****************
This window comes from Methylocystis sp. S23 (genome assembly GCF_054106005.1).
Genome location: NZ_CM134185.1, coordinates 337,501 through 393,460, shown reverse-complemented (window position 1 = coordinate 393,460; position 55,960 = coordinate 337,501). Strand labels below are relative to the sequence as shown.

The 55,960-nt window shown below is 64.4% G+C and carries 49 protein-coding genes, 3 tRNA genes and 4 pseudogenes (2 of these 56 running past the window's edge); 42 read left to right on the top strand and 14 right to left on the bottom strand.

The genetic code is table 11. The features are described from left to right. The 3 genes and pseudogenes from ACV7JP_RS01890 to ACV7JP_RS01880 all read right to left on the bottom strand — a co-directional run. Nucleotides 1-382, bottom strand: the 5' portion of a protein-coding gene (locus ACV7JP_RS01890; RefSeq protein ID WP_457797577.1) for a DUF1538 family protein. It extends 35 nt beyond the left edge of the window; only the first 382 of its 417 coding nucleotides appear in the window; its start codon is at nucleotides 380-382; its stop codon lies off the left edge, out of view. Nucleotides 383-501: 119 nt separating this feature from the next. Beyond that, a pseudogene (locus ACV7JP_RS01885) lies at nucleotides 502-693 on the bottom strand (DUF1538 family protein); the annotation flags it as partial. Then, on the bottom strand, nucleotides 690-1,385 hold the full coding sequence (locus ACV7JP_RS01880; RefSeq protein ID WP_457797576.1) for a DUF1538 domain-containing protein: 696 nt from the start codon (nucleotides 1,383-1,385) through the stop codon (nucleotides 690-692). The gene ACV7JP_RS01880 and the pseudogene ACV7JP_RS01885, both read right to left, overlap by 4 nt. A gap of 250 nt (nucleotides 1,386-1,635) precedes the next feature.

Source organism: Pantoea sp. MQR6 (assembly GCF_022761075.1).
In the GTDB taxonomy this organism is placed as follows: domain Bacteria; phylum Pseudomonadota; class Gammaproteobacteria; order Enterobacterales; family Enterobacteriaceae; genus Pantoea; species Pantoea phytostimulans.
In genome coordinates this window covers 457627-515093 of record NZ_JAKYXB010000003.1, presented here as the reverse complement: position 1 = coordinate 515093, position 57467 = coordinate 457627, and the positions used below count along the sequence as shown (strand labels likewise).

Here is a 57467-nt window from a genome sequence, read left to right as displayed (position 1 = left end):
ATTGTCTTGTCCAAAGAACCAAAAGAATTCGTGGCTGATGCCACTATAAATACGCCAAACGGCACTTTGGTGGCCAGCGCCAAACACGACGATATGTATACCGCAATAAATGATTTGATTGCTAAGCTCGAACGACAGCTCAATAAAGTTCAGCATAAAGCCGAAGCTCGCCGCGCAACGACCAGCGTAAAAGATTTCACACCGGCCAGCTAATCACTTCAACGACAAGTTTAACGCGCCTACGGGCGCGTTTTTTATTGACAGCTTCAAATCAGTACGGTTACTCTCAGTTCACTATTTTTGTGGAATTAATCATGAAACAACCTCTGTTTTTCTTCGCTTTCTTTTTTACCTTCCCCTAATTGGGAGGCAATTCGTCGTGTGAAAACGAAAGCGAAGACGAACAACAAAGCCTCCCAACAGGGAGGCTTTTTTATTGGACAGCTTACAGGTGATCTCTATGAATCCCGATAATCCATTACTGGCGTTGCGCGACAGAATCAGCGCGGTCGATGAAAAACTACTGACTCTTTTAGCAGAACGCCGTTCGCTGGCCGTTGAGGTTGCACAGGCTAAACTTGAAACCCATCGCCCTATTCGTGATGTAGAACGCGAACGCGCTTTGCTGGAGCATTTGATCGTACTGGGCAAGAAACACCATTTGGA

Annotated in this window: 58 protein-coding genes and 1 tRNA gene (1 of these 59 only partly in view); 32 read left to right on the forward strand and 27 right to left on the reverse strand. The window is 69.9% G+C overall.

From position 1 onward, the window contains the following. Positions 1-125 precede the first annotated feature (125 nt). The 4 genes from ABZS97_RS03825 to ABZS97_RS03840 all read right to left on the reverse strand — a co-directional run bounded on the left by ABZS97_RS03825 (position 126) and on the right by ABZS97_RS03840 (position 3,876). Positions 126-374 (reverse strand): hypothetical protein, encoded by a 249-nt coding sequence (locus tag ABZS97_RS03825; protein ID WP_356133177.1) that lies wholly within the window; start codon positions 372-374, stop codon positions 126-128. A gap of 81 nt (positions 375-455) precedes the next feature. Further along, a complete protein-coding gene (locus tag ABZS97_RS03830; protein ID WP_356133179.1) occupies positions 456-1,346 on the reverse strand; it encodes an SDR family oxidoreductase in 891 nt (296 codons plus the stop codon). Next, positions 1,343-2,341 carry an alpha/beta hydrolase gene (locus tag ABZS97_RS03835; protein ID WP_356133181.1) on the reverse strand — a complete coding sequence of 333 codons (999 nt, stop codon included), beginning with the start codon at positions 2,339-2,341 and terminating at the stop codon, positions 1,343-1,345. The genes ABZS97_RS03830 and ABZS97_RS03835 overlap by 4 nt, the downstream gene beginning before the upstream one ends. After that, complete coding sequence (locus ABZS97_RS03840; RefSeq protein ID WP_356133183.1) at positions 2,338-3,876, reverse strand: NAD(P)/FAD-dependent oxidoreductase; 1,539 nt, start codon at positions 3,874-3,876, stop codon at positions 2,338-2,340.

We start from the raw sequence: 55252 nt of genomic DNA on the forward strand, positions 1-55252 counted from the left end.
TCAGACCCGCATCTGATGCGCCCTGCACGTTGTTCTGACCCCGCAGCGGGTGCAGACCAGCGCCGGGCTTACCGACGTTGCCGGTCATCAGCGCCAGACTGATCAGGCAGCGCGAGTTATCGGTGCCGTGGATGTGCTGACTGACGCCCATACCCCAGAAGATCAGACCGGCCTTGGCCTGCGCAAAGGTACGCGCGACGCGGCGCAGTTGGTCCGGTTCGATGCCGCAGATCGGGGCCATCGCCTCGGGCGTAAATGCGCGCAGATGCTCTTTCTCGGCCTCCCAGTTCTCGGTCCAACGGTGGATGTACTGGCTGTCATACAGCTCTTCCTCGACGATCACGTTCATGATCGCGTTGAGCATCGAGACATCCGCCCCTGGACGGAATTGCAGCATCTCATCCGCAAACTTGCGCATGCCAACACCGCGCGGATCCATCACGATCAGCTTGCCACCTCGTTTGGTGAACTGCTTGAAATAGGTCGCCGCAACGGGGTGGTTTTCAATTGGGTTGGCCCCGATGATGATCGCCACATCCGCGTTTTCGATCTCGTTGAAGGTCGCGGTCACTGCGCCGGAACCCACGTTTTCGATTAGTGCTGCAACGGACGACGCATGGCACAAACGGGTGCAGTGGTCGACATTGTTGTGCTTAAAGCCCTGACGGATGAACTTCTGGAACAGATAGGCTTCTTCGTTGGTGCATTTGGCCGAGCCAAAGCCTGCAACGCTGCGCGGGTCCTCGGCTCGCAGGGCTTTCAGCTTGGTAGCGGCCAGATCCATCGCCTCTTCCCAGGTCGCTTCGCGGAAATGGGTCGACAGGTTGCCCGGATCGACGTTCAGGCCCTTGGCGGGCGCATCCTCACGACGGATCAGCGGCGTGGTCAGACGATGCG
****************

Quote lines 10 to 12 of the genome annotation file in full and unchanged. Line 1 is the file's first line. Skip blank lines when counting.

Annotated in this window: 58 protein-coding genes and 1 tRNA gene (1 of these 59 only partly in view); 32 read left to right on the forward strand and 27 right to left on the reverse strand. The window is 69.9% G+C overall.

From position 1 onward, the window contains the following. Positions 1-125 precede the first annotated feature (125 nt). The 4 genes from ABZS97_RS03825 to ABZS97_RS03840 all read right to left on the reverse strand — a co-directional run bounded on the left by ABZS97_RS03825 (position 126) and on the right by ABZS97_RS03840 (position 3,876). Positions 126-374 (reverse strand): hypothetical protein, encoded by a 249-nt coding sequence (locus tag ABZS97_RS03825; protein ID WP_356133177.1) that lies wholly within the window; start codon positions 372-374, stop codon positions 126-128. A gap of 81 nt (positions 375-455) precedes the next feature. Further along, a complete protein-coding gene (locus tag ABZS97_RS03830; protein ID WP_356133179.1) occupies positions 456-1,346 on the reverse strand; it encodes an SDR family oxidoreductase in 891 nt (296 codons plus the stop codon). Next, positions 1,343-2,341 carry an alpha/beta hydrolase gene (locus tag ABZS97_RS03835; protein ID WP_356133181.1) on the reverse strand — a complete coding sequence of 333 codons (999 nt, stop codon included), beginning with the start codon at positions 2,339-2,341 and terminating at the stop codon, positions 1,343-1,345. The genes ABZS97_RS03830 and ABZS97_RS03835 overlap by 4 nt, the downstream gene beginning before the upstream one ends. After that, complete coding sequence (locus ABZS97_RS03840; RefSeq protein ID WP_356133183.1) at positions 2,338-3,876, reverse strand: NAD(P)/FAD-dependent oxidoreductase; 1,539 nt, start codon at positions 3,874-3,876, stop codon at positions 2,338-2,340.

We start from the raw sequence: 55252 nt of genomic DNA on the forward strand, positions 1-55252 counted from the left end.